The whole world witnessed the full process of the space mission, including the launching; the Earth-Moon transfer; the navigation to the Moon; the orbiting before sending the lander to the predetermined location to the north of Oceanus Procellarum; the robotic roving, shoveling and drilling for, as well as sealing of the samples; the first unmanned blasting off and ascending from the lunar surface; the accurate docking between the ascender and the returner/orbiter complex on the lunar orbit; the Moon-Earth transfer of the returner/orbiter complex; the detaching of the returner from the orbiter around 5,000 km above the Earth ground; and finally, the big “dap” of the returner – after the first entry into the atmosphere at around 120 km above the Earth surface, the capsule was “dapped” back to the outer space to consume extra kinetic energy and slow down to an acceptable speed for a second entry – to avoid being burnt out by unbearable heat on the way home. Every tuning of the thrust matters so much; and every step in progress means a lot.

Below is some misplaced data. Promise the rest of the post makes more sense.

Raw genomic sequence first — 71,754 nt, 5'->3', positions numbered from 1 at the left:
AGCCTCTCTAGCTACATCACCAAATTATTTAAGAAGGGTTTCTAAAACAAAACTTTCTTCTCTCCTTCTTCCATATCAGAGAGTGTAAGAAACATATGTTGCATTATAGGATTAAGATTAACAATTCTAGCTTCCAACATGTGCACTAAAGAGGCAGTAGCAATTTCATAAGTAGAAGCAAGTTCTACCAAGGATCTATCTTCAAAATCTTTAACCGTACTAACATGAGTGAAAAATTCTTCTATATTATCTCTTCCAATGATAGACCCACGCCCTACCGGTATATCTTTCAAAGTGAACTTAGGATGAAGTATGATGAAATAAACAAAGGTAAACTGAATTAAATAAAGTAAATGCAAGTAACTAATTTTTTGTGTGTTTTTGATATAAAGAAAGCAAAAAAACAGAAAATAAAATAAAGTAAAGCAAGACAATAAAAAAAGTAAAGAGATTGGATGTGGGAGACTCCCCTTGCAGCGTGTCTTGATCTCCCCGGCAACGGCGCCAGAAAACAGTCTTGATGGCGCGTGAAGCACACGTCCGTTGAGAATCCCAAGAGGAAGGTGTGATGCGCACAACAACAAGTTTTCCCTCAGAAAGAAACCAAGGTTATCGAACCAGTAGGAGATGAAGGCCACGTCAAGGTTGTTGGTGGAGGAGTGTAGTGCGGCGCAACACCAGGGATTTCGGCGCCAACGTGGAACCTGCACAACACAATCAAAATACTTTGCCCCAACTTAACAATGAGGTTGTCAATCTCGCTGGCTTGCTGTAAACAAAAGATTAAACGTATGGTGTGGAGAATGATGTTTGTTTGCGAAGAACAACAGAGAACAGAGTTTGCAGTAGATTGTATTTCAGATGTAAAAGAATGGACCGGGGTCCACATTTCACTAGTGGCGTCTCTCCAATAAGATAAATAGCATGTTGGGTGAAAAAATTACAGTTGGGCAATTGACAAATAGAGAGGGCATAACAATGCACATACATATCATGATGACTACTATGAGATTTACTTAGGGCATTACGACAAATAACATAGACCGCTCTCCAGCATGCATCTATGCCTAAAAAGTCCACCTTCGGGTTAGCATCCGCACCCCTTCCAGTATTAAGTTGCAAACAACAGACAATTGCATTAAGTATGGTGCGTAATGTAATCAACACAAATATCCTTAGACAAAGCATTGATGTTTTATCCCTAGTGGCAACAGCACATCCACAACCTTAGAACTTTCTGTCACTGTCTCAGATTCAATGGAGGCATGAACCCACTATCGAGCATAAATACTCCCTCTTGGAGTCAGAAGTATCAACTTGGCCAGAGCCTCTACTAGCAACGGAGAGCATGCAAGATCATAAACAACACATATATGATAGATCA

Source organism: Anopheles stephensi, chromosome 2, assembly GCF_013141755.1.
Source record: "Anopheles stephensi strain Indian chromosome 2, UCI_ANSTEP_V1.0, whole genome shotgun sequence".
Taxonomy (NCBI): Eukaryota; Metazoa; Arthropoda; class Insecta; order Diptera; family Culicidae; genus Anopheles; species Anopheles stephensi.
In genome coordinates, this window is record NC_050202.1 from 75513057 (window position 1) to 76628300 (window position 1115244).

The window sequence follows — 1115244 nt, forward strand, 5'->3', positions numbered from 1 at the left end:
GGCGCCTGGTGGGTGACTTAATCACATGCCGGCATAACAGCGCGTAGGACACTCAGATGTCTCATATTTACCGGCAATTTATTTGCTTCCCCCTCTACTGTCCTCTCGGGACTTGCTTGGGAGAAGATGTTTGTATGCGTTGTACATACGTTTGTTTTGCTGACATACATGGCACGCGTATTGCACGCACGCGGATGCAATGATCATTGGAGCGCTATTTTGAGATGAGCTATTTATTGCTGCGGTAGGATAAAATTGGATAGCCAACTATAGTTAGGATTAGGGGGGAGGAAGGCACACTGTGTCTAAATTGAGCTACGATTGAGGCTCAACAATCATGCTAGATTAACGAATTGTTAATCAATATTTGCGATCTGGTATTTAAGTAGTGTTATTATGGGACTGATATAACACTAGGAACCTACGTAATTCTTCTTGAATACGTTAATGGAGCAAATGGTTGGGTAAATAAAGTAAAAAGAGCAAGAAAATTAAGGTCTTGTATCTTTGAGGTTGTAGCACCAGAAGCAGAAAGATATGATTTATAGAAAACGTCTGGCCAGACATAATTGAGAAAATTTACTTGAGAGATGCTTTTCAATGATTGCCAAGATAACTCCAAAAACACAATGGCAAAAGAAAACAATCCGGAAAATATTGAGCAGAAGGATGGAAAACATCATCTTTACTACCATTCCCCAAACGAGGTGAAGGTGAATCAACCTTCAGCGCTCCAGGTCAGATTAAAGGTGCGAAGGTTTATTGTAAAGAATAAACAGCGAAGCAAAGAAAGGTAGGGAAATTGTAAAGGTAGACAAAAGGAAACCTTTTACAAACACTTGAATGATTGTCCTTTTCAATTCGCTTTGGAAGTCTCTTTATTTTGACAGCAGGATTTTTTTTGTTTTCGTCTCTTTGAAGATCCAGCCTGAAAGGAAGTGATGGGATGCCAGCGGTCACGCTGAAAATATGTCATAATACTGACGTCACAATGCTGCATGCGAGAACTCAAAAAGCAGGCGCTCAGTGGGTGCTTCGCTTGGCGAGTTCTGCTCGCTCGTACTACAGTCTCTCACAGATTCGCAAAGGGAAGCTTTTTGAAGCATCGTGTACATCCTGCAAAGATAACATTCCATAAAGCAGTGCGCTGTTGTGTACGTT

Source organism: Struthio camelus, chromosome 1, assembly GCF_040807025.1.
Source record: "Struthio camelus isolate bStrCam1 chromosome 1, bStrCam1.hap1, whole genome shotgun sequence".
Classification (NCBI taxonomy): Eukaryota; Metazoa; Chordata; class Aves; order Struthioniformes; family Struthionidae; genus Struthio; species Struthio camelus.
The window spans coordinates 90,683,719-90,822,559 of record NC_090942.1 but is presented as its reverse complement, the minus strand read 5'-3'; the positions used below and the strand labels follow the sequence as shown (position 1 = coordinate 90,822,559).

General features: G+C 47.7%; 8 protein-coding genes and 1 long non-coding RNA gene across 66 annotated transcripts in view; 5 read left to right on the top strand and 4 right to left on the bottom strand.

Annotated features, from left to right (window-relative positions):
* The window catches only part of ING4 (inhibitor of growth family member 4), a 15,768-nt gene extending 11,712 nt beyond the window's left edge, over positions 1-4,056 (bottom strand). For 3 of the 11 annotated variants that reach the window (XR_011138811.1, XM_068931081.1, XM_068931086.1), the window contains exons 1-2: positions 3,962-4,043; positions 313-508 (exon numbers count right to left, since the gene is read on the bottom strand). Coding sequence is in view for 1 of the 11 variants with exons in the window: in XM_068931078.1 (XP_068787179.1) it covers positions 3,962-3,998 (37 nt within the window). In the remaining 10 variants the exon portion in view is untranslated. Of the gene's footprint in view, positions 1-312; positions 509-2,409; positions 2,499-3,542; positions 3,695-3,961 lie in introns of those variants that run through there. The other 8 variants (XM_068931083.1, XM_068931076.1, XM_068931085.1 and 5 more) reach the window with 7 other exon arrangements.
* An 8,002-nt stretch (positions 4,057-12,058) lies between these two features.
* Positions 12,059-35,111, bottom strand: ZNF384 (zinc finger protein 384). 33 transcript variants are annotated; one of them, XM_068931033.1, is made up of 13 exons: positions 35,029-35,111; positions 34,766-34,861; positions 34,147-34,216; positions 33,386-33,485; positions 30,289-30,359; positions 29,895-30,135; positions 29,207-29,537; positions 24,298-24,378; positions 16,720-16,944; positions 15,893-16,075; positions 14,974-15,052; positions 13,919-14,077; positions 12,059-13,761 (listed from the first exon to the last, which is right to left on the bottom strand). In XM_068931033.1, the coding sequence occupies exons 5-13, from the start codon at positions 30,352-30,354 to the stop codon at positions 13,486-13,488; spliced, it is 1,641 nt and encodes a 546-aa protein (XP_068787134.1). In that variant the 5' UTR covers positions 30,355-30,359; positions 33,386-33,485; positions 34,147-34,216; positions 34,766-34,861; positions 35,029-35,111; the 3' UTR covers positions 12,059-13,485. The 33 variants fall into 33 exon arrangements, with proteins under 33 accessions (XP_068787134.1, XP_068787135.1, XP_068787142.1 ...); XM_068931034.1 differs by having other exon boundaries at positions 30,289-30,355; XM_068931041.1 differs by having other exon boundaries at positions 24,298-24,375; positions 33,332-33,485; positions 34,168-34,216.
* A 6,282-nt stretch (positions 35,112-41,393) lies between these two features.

Illustration of CE-5 returner detaching from the orbiter (Computer animation by CASC)

Computer simulation of the big “dap” of CE-5, a bounce back to outer space after the first entry into the Earth atmosphere. This smart maneuver aims to consume extra kinetic energy and slow down to an acceptable speed for a second entry, so as to avoid being burnt out by the excessive heat produced by the friction between the overspeed capsule and the air. (Animation by CASC)

The trajectory of CE-5 returner when entering the Earth’s atmosphere (Credit: CNSA)

Now she is home safe and sound, eventually.